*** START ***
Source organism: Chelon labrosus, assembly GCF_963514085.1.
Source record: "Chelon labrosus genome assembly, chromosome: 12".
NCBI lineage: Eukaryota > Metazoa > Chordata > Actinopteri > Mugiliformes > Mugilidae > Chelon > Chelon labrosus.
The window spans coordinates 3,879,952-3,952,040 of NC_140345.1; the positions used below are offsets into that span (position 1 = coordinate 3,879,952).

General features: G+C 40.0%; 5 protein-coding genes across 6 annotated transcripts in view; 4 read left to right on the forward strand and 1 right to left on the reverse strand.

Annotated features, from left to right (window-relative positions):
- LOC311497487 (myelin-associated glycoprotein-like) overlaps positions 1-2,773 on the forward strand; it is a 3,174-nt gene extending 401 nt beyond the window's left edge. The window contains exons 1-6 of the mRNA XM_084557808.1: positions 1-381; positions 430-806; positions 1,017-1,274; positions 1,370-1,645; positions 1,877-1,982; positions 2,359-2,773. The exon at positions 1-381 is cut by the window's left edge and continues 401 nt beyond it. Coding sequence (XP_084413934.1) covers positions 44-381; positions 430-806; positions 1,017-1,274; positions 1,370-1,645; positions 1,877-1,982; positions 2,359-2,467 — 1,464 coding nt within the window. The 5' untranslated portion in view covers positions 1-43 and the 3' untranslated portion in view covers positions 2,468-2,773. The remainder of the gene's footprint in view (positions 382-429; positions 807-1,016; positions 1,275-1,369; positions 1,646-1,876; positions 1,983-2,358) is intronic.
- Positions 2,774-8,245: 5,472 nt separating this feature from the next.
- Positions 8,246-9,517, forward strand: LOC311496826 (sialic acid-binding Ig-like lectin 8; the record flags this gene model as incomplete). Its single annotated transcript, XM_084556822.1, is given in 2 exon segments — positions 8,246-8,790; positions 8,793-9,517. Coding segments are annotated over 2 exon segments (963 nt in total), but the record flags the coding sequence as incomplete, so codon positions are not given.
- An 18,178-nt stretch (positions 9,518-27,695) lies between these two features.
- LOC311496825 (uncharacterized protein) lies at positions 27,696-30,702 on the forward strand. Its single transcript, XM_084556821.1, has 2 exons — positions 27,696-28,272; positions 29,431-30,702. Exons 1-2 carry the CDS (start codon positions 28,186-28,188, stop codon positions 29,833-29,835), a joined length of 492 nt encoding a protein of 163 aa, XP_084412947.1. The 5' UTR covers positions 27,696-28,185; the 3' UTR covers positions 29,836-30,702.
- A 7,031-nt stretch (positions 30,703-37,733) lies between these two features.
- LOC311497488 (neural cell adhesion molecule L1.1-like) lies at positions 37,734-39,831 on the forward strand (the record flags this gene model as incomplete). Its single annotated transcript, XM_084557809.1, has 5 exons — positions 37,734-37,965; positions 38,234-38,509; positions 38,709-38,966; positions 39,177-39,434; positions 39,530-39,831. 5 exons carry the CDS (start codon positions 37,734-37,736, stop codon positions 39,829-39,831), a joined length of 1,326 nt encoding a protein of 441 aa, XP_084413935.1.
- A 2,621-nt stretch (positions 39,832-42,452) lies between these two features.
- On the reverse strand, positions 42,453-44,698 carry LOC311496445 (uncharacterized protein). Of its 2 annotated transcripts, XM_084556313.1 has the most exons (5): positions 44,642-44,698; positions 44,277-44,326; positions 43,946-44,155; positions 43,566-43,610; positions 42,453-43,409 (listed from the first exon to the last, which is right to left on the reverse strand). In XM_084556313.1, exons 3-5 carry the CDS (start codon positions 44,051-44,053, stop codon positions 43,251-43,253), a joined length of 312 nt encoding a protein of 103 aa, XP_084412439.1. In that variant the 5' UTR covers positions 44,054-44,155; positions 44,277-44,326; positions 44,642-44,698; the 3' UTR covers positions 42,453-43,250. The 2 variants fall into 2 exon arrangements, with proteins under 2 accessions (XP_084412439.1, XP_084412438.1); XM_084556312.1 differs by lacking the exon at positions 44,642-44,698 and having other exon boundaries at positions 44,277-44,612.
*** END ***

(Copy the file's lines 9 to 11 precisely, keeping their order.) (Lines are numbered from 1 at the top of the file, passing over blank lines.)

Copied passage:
- Positions 8,246-9,517, forward strand: LOC311496826 (sialic acid-binding Ig-like lectin 8; the record flags this gene model as incomplete). Its single annotated transcript, XM_084556822.1, is given in 2 exon segments — positions 8,246-8,790; positions 8,793-9,517. Coding segments are annotated over 2 exon segments (963 nt in total), but the record flags the coding sequence as incomplete, so codon positions are not given.
- An 18,178-nt stretch (positions 9,518-27,695) lies between these two features.
- LOC311496825 (uncharacterized protein) lies at positions 27,696-30,702 on the forward strand. Its single transcript, XM_084556821.1, has 2 exons — positions 27,696-28,272; positions 29,431-30,702. Exons 1-2 carry the CDS (start codon positions 28,186-28,188, stop codon positions 29,833-29,835), a joined length of 492 nt encoding a protein of 163 aa, XP_084412947.1. The 5' UTR covers positions 27,696-28,185; the 3' UTR covers positions 29,836-30,702.